By Yasin Ebrahim
Investing.com – The S&P 500 slumped Tuesday, as surging Treasury yields triggered a sea of red in tech at a time when economic data flagged weakness in the consumer.
The S&P 500 fell 2%, the Dow Jones Industrial Average slipped 2%, or 569 points, the Nasdaq slumped 2.8%.
The U.S. 10-year Treasury yield topped 1.5%, rising to its highest level since June, as investors fret about the prospect of the Federal Reserve raising interest rates sooner than expected to control inflation.
“The many supply and demand imbalances, including new production constraints stemming from the pandemic and supply problems, could make inflation surge more than anticipated,” Desjardins said in a note.
Some, however, believe it may too earlier to worry about a sooner rather than later liffoff in rates at a time when the Federal Reserve’s balance sheet shows there remains ample liquidity.
“I don’t think we’ve got enough data to suggest the Fed will lift rates soon,” Mike Skillman who is CEO of Faith Investor Services told Investing.com in an interview Tuesday. “The U.S. central bank is going to be cautious on rate hikes, until it’s very clear that inflation will be longer and more problematic than they believe it is today.”
Tech was shunned as growth sectors of the market — with earnings that are further out into future — become less attractive in a rising rate and inflationary environment, where money today is more valuable than money in the future.
Apple (NASDAQ:AAPL), Facebook (NASDAQ:FB), Google-parent Alphabet (NASDAQ:GOOGL), Amazon.com (NASDAQ:AMZN) and Microsoft (NASDAQ:MSFT) ended more than 2% lower.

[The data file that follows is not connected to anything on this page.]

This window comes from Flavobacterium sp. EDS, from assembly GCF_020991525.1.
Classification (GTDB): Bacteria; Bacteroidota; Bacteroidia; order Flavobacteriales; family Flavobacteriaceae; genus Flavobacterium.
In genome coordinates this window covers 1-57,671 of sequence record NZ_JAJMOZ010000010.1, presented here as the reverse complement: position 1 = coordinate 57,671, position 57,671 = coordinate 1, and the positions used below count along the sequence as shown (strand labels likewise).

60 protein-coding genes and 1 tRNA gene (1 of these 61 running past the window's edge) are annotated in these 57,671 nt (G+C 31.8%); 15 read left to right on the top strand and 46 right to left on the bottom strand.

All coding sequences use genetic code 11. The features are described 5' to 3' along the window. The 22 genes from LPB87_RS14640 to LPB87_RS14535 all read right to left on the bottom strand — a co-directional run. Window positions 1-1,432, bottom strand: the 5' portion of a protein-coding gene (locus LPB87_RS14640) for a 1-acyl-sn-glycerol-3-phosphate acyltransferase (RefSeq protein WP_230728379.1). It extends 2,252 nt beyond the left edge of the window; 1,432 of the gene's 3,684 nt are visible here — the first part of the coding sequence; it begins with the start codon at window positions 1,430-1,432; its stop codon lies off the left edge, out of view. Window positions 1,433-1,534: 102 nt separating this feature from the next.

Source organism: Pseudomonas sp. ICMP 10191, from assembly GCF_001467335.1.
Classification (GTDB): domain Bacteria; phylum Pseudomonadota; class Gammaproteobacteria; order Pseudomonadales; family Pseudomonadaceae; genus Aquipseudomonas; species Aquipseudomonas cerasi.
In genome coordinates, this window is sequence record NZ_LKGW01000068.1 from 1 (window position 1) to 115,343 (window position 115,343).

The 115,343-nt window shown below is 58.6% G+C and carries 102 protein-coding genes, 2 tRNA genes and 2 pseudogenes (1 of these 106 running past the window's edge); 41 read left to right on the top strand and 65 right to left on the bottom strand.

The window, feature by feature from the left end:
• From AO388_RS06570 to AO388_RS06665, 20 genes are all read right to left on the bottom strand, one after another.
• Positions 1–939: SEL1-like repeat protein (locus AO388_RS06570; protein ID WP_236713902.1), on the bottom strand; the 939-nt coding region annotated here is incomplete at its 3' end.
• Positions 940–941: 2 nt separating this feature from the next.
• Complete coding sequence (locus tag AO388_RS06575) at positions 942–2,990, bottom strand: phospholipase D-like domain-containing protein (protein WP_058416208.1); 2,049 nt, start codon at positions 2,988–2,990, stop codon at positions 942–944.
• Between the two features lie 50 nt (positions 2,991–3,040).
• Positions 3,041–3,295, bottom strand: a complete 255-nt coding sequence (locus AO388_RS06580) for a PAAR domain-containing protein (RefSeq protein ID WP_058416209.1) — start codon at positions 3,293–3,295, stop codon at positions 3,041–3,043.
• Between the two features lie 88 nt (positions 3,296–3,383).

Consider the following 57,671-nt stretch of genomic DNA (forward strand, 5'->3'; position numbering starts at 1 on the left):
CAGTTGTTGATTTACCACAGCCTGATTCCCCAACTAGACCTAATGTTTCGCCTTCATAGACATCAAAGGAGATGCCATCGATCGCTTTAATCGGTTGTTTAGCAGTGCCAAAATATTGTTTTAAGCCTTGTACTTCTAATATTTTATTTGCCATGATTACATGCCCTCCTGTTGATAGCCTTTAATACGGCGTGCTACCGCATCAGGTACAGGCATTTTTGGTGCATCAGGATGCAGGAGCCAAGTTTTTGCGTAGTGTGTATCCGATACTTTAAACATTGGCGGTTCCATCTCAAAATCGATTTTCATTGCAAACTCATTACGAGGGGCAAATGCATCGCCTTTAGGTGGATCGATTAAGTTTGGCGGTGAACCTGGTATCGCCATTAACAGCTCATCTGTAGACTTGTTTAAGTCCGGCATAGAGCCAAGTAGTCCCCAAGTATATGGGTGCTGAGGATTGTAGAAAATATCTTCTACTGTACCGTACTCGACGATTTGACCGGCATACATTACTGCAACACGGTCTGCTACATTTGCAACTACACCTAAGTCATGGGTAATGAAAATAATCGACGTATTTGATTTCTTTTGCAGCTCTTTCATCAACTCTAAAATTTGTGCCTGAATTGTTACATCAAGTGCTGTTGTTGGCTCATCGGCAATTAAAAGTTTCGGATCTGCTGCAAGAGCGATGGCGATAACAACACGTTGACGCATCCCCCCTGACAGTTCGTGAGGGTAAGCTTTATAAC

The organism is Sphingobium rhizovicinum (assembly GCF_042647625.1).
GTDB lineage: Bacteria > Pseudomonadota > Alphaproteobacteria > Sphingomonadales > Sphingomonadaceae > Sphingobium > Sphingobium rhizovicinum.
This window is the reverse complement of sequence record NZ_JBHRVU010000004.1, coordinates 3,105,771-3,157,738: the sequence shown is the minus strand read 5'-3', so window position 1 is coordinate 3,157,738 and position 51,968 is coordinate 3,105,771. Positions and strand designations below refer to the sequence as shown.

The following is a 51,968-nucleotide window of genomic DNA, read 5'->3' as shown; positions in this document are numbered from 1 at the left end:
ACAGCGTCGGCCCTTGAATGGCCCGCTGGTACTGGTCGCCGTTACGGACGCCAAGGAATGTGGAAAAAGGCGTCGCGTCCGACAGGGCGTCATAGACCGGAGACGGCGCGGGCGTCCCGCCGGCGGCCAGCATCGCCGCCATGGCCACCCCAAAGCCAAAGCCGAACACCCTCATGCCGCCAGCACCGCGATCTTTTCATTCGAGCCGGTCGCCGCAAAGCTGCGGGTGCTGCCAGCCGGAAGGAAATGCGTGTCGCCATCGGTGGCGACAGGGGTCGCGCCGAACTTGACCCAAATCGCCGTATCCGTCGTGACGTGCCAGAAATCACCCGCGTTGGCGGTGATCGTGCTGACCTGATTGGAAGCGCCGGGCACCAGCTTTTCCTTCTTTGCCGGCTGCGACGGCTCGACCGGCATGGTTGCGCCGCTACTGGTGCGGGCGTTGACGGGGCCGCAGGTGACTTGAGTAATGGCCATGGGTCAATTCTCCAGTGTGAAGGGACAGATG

Chip stocks pushed the broader tech sector further into the red, ASML (NASDAQ:ASML), Applied Materials (NASDAQ:AMAT) and Teradyne (NASDAQ:TER) the biggest decliners.
In a raising rate environment, “you want more exposure to financials, and industrials … as they have a higher proportion of fixed costs than just all labor costs [when compared] to tech companies,” Skillman added.
Energy was the sole sector in the green, despite oil prices paring gains as investors continue to expect rising energy will persist amid supply-chain bottlenecks and improved energy demand.
On the economic front, consumer confidence fell well short of investor expectations as the impact of the delta variant weighed on sentiment.
The Conference Board’s consumer confidence index fell unexpectedly to a reading of 109.3 from 115.2, missing economists estimates for 115.0.
“Just like what we have seen in the University of Michigan sentiment data of the past two months, it looks like consumers are feeling the pain of disappointment caused by the Delta variant of COVID,” Jefferies (NYSE:JEF) said in a note.
In other news, Ford Motor (NYSE:F) unveiled plans to invest in a new assembly plant and three battery factories, in an effort to speed up its push into electric vehicles.